Phlebotomy Technician Certification

Phlebotomy technician certification is necessary in many states as a condition of employment. Phlebotomy technicians may work in hospitals, physicians' offices or labs. They are responsible for drawing blood, educating patients and data intake. Not all states require certification, but these requirements may change from one year to the next. As a rule, it is best to receive formal training and gain certification to maximize employment possibilities.

How To Become Certified

The first step is to check state requirements for phlebotomy technicians. Some states require a course to last for a certain number of hours or to include specific topics in the curriculum. If this is the case, it is necessary to take an approved course before seeking certification. In some states, people may choose to take a short course and take the exam independently if there are no strict requirements. When it comes time to take the certification exam, contact the American Society of Phlebotomy Technicians to find testing locations and dates. The CPT exam is accredited by the National Commission for Certifying Agencies.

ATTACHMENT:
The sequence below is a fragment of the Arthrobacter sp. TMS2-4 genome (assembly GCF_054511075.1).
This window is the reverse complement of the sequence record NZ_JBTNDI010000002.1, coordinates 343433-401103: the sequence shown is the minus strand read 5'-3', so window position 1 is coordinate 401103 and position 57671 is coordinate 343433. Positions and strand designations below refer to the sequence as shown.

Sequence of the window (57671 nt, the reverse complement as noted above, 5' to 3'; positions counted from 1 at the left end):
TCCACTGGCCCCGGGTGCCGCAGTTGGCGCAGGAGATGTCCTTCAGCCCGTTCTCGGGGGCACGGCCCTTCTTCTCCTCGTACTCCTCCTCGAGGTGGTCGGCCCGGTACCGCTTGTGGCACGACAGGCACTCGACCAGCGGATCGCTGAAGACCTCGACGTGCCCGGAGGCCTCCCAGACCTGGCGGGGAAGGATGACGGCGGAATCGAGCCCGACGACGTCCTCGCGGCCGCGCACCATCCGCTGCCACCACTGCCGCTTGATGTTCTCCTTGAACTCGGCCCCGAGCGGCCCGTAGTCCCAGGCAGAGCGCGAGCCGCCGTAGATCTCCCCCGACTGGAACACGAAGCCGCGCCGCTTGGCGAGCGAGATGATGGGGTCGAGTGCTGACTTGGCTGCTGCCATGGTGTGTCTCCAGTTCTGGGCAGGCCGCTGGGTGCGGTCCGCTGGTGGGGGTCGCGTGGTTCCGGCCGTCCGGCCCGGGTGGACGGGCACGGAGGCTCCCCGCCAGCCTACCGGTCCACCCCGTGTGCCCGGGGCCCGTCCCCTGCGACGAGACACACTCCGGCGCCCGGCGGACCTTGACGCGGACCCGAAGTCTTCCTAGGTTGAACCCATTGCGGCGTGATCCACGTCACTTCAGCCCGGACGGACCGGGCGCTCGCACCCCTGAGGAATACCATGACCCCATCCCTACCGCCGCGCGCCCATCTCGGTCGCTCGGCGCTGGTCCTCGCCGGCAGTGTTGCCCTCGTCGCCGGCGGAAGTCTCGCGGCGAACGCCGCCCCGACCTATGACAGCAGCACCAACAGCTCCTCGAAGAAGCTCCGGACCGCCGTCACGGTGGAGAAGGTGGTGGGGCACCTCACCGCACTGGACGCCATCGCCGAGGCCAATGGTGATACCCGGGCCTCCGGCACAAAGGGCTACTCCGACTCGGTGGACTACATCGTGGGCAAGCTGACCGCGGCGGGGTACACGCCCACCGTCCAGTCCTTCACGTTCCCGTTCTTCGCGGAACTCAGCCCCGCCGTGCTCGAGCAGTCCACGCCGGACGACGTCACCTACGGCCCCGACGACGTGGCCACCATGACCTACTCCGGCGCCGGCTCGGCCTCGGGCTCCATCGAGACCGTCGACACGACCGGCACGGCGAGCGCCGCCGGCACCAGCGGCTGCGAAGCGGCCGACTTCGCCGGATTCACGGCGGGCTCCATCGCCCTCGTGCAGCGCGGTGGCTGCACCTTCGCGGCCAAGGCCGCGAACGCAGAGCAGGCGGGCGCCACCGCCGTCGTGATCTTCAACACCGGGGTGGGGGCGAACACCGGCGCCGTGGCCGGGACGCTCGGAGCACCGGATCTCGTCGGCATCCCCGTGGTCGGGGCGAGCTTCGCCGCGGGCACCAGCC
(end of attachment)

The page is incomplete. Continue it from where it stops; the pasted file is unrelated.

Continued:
Preparing For The Exam

Test fees vary from one year to the next. While it is considerably less expensive than many other types of medical career tests, it is still enough of an investment that it is important to put a thorough effort into passing. There are study guides and materials that can be purchased online to help students prepare, and there are also practice test questions. The agencies offering the exam usually provide these materials, and some schools may offer them to students who are enrolled in phlebotomy technology programs for reduced prices.

It is best to reserve a testing date as far in advance as possible. People who are enrolled in phlebotomy programs can usually work with their guidance counselors or instructors to find testing dates that work for them. Certification means more job opportunities and better pay. The Bureau of Labor Statistics predicts this to be a growing job field during the next decade, so this is optimistic news for people interested in becoming phlebotomy technicians.

Author: Emma Campbell

I am a director at the Phlebotomy Training Institute